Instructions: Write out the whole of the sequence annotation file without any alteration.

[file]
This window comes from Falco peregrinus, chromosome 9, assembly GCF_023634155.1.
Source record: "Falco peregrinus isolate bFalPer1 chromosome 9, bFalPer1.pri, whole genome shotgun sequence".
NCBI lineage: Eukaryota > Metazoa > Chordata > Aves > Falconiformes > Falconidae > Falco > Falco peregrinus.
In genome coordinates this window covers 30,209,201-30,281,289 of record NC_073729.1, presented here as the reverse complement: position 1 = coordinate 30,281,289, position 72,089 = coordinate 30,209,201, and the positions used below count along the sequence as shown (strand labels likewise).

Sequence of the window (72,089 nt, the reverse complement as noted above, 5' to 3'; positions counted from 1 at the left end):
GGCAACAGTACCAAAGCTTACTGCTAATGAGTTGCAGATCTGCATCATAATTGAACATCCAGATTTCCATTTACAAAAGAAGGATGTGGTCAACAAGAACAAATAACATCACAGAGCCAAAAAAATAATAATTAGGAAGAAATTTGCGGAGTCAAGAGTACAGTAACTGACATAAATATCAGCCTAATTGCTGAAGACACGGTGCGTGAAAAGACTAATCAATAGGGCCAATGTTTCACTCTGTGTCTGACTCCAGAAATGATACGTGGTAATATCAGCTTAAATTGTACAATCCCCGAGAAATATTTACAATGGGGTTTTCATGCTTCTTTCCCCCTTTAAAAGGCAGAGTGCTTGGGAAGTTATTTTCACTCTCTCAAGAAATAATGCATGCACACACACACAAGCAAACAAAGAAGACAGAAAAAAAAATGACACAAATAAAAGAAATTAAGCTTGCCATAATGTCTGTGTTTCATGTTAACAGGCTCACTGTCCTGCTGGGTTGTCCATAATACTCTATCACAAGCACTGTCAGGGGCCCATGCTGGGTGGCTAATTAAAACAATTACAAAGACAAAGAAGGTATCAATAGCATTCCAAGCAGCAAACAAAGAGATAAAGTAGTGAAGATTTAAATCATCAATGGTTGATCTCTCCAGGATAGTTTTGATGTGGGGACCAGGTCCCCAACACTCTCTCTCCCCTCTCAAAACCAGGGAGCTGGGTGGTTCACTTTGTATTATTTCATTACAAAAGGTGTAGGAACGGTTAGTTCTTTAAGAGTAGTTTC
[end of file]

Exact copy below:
This window comes from Falco peregrinus, chromosome 9, assembly GCF_023634155.1.
Source record: "Falco peregrinus isolate bFalPer1 chromosome 9, bFalPer1.pri, whole genome shotgun sequence".
NCBI lineage: Eukaryota > Metazoa > Chordata > Aves > Falconiformes > Falconidae > Falco > Falco peregrinus.
In genome coordinates this window covers 30,209,201-30,281,289 of record NC_073729.1, presented here as the reverse complement: position 1 = coordinate 30,281,289, position 72,089 = coordinate 30,209,201, and the positions used below count along the sequence as shown (strand labels likewise).

Sequence of the window (72,089 nt, the reverse complement as noted above, 5' to 3'; positions counted from 1 at the left end):
GGCAACAGTACCAAAGCTTACTGCTAATGAGTTGCAGATCTGCATCATAATTGAACATCCAGATTTCCATTTACAAAAGAAGGATGTGGTCAACAAGAACAAATAACATCACAGAGCCAAAAAAATAATAATTAGGAAGAAATTTGCGGAGTCAAGAGTACAGTAACTGACATAAATATCAGCCTAATTGCTGAAGACACGGTGCGTGAAAAGACTAATCAATAGGGCCAATGTTTCACTCTGTGTCTGACTCCAGAAATGATACGTGGTAATATCAGCTTAAATTGTACAATCCCCGAGAAATATTTACAATGGGGTTTTCATGCTTCTTTCCCCCTTTAAAAGGCAGAGTGCTTGGGAAGTTATTTTCACTCTCTCAAGAAATAATGCATGCACACACACACAAGCAAACAAAGAAGACAGAAAAAAAAATGACACAAATAAAAGAAATTAAGCTTGCCATAATGTCTGTGTTTCATGTTAACAGGCTCACTGTCCTGCTGGGTTGTCCATAATACTCTATCACAAGCACTGTCAGGGGCCCATGCTGGGTGGCTAATTAAAACAATTACAAAGACAAAGAAGGTATCAATAGCATTCCAAGCAGCAAACAAAGAGATAAAGTAGTGAAGATTTAAATCATCAATGGTTGATCTCTCCAGGATAGTTTTGATGTGGGGACCAGGTCCCCAACACTCTCTCTCCCCTCTCAAAACCAGGGAGCTGGGTGGTTCACTTTGTATTATTTCATTACAAAAGGTGTAGGAACGGTTAGTTCTTTAAGAGTAGTTTC